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Do you sometimes think: How can I work smarter, not harder? Nature may help you with this.

I am very happy about my job, however, it may also be very hectic sometimes; there are several tasks that need to be done, meetings, the phone ringing, e-mails ticking in, a colleague stopping by my office, and when I think I have just got an overview of it all, a new urgent task lands at my desk. I don’t think my job differs very much from the job of many other people. When I talk to colleagues and friends they all describe similar work conditions. In order to thrive instead of burning out we need to find ways to work – not harder but smarter – and here nature may play an essential role.

When we spend time in nature it helps us reset our attention span and relax our minds. The Attention Restoration Theory (ART) by Steven Kaplan identified two types of attention. One refers to the direct attention system, which is used in unnatural environments, like urban environments, office work or when driving a car. In these situations our brains are ‘hit’ by 11 million bits of information per second, which demand our attention, while only 15–20 bits of information are cognitively adapted. The rest we have to sort out, and this demands energy, which will become mentally tiring (Kaplan, 1995). The other concerns spontaneous attention, or soft fascination, which is the ability to experience things unnoticed, thus stimulating the brain without being mentally tiring. In nature, this type of atten-tion is used and stimulated (Kaplan et al., 1998). There are four factors, in particular, that are important for a restorative feeling and they can all be found in nature (Kaplan et al.,1998):

  1. Being away: Settings that differ from the normal surroundings, making it possible to obtain a distance to the mental routines in your normal surroundings.
  2. Extent: Restorative settings are often described as being in a whole different world. It is about being in a large enough setting that its boundaries are not evident.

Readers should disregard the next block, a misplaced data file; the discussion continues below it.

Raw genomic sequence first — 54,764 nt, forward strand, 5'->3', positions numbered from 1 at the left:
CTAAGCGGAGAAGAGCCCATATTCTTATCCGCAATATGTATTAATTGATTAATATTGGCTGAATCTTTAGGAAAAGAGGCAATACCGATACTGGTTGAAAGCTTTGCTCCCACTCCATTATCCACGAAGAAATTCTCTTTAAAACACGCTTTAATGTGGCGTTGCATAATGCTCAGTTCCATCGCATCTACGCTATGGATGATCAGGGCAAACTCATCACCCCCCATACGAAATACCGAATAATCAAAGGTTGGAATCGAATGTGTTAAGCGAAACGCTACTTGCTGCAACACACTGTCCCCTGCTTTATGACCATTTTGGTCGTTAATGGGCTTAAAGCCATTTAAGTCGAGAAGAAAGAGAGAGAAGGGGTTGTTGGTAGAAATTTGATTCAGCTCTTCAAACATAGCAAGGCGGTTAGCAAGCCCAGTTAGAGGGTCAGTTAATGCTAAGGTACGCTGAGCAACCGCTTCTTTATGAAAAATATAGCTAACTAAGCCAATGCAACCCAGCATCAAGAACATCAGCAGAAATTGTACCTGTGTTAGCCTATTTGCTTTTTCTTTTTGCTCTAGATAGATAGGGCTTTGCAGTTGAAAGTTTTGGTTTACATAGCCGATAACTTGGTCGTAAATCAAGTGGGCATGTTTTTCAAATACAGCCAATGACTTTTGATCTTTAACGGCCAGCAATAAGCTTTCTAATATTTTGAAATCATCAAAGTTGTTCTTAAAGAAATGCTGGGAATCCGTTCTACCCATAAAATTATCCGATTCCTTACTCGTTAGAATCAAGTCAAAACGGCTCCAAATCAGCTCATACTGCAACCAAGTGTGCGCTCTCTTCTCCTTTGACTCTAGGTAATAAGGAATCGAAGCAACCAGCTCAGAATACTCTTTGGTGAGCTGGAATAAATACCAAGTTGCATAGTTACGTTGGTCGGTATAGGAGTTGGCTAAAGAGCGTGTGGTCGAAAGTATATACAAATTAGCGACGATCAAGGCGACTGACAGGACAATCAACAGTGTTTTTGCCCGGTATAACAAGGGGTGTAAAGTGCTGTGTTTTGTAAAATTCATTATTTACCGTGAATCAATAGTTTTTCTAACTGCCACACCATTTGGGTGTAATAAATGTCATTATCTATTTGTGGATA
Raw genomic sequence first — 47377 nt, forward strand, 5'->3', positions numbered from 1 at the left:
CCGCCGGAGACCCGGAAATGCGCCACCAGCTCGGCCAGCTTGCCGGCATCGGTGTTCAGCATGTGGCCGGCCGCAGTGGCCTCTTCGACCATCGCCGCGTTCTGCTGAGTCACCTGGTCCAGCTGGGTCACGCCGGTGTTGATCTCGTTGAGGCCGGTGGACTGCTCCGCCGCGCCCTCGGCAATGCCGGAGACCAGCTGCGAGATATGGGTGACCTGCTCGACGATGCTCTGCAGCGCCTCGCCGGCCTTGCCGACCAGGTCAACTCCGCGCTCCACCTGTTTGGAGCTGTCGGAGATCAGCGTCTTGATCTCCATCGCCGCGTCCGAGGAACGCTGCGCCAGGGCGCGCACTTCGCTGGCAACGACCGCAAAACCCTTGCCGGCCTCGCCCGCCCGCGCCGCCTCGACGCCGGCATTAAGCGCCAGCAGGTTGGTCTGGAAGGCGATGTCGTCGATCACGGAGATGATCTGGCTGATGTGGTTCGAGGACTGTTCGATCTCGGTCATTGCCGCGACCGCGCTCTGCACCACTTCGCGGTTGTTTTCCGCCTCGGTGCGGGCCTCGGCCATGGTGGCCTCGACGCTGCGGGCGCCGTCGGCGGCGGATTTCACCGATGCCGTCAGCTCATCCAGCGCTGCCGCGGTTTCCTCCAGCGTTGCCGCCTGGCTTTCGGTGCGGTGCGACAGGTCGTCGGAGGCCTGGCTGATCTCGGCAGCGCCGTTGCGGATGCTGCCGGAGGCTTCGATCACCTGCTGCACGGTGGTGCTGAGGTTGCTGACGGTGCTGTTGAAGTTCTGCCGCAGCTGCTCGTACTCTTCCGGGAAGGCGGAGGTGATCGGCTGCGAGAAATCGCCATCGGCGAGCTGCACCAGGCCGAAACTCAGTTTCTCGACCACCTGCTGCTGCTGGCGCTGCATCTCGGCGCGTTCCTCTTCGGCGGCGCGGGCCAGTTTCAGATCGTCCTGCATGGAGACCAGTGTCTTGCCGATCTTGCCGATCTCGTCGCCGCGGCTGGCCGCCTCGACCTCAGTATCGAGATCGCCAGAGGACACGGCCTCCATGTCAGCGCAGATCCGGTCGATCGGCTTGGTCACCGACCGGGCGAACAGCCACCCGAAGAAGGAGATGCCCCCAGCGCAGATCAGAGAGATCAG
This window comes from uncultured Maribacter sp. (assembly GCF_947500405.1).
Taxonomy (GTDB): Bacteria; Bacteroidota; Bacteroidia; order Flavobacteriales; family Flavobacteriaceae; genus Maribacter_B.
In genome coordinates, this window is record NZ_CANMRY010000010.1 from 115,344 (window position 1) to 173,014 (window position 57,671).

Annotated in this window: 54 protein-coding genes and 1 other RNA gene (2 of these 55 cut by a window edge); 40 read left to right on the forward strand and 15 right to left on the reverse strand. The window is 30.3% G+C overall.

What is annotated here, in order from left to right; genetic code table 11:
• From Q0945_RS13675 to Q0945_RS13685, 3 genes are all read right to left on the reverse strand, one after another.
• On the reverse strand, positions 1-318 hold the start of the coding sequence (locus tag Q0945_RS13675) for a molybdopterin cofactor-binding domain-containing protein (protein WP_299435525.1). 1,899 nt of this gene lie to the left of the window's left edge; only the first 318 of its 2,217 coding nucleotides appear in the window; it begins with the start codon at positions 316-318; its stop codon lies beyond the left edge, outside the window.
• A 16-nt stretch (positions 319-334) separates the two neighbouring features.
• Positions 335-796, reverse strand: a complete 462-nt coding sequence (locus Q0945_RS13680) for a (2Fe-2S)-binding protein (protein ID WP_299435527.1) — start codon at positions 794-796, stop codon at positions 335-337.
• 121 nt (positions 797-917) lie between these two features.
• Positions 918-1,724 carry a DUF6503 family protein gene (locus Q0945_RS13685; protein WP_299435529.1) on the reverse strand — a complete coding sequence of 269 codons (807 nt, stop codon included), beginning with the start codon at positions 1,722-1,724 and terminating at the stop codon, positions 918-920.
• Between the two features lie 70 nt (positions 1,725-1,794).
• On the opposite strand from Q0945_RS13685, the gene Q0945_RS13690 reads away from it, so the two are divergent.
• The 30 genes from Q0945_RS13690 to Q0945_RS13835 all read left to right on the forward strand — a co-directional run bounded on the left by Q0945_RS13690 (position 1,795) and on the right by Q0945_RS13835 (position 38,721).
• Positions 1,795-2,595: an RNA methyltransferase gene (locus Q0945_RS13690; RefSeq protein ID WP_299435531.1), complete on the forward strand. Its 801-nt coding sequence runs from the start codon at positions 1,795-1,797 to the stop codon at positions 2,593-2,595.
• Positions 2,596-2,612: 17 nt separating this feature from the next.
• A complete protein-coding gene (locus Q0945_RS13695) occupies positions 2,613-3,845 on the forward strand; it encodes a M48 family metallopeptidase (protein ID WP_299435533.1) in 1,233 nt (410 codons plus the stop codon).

3. Fascination: Nature is full of objects of fascination in flora, fauna, water, and the endless play of light. Humans also tend to be fascinated with natural processes such as growth, succession, predation, and even survival itself.
  4. Compatibility: It is about compatibility between one’s inclinations and environmental circumstances.

Spending time in nature, allows your mind to fully relax and unwind, and helps you focus longer when you start working again. Spending time in nature may also enhance our creativity as described in our article ‘The impact of nature on creativity – A study among Danish creative professionals’, published in the Journal Urban Forestry & Urban Greening, April 2015. As the ability to be creative is essential to the work that many of us performs, it is yet another good reason to go for a walk in nature.

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References:

Kaplan, R., Kaplan, S., Ryan, R., 1998. With People in Mind: Design and Managementof Everyday Nature. Island Press, Washington, DC.

Kaplan, S., 1995. The restorative benefits of nature – towards an integrative frame-work. J. Environ. Psychol. 15, 169–182.

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Images by Trine Plambech. The images are from my first trip to New York back in 2004. Streets were fascinating, inspiring and full of new impressions. Sometimes also hectic, noisy and crowded. When we needed to relax we found peace and tranquility in one of the parks.

Written by Trine Plambech

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